"Bigotry may roughly defined as the anger of men who have no opinions." – G. K. Chesteron
I was skimming the editorial/op-ed/letters page in our local newspaper the other day when I began reading a piece by a Linda Stephens of Planned Parenthood (“Support bill to update abortion rights”).
She was talking about the Partial Birth Abortion case, and Chief Justice John Roberts and Justice Samuel Alito who, she said, “showed their true colors.”
“Joining hands with the three other conservative Catholic justices on the court…”
I stopped short. Why did she mention the fact that they were Catholic? Why not just say they joined other conservative justices in voting that way? Why didn’t she mention the faiths of the other people cited in the article, such as Justice Ginsburg or New York’s Governor Spitzer?
If she had stopped there it might have slipped by, but she went on to say “… they rendered a decision that probably pleased the pope but left most American women in shock.”
Whether she intended it or not, she was echoing one of those old anti-Catholic charges.
Catholics are under the control of the pope. They are the pope’s legions, seeking to pervert and undermine our Christian nation.
“Catholic” has become in some circles a convenient code word, a short-hand way to portray a set of beliefs they don’t like, a label.
President John Kennedy had to battle that stereotype 47 years ago, but it still lingers.
At one time in our history, it was “acceptable” to use stereotypes of various groups. African Americans. Gays. Poles. Women. The Irish. Italians. Jews. Those stereotypes provided fodder for endless cruel jokes, or were cited unthinkingly by otherwise educated or literate people (an offense Chesterton himself has been accused of committing)>.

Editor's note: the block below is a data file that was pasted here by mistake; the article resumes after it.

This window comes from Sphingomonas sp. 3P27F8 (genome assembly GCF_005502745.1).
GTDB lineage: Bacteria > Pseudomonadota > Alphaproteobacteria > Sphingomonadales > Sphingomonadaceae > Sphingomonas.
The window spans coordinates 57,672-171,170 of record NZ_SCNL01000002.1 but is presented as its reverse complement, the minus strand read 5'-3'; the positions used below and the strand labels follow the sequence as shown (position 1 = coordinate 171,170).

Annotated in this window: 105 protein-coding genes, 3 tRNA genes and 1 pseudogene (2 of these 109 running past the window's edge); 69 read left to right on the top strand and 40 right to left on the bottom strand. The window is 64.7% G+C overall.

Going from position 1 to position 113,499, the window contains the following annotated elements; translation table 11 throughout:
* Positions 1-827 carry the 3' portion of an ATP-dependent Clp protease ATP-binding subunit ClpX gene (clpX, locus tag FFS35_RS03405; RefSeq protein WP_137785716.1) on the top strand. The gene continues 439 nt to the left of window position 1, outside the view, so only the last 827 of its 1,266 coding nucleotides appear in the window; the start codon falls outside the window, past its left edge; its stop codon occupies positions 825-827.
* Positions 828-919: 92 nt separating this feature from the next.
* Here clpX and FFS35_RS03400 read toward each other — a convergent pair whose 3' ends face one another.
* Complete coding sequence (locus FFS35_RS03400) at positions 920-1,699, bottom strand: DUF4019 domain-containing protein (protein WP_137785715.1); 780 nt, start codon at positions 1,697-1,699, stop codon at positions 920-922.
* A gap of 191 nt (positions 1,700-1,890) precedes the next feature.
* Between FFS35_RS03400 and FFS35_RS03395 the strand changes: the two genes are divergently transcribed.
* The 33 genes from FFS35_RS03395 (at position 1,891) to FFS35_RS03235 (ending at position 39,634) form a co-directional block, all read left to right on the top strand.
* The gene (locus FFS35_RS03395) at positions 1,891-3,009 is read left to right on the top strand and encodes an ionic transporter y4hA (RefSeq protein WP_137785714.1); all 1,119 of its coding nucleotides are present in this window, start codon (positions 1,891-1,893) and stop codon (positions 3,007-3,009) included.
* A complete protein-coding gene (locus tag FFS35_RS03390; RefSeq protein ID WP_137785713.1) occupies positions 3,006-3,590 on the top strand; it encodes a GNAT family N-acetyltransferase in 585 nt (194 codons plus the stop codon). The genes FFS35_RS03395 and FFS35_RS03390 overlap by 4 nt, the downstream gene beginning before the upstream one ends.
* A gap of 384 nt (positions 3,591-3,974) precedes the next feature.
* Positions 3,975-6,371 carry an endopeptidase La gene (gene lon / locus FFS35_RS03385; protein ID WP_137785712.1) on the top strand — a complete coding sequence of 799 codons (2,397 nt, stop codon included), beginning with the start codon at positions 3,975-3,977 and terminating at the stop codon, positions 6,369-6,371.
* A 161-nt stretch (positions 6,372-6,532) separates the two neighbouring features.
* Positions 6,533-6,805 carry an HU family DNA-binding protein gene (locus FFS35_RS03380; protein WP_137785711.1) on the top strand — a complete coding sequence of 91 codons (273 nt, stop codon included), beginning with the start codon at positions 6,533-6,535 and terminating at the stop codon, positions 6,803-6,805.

I’m happy to say we have grown and voicing those prejudices directly or indirectly is generally no longer accepted in mainstream society. Just ask Don Imus, Isaiah Washington or one of our local radio hosts Bob Lonsberry (who made reference to monkeys when talking about Rochester’s African American mayor).
But Catholics? I’ve heard it said that Anti-Catholicism is the last acceptable prejudice. Some folks extend it to include people of orthodox religious beliefs (and more recently, Muslims).
Would we have accepted using labels of other groups that were not essential to the point being made?
I doubt it.
Should Catholics just lighten up?
That’s what African Americans were told. That’s what women were told. That’s what many of the other groups thus targeted were told.
Fortunately, they didn’t.
Prejudice is not a laughing matter. It’s an ugly thing no matter the target, or how it’s veiled.
(This is a slightly altered version of a piece I posted as a blog in the newspaper.)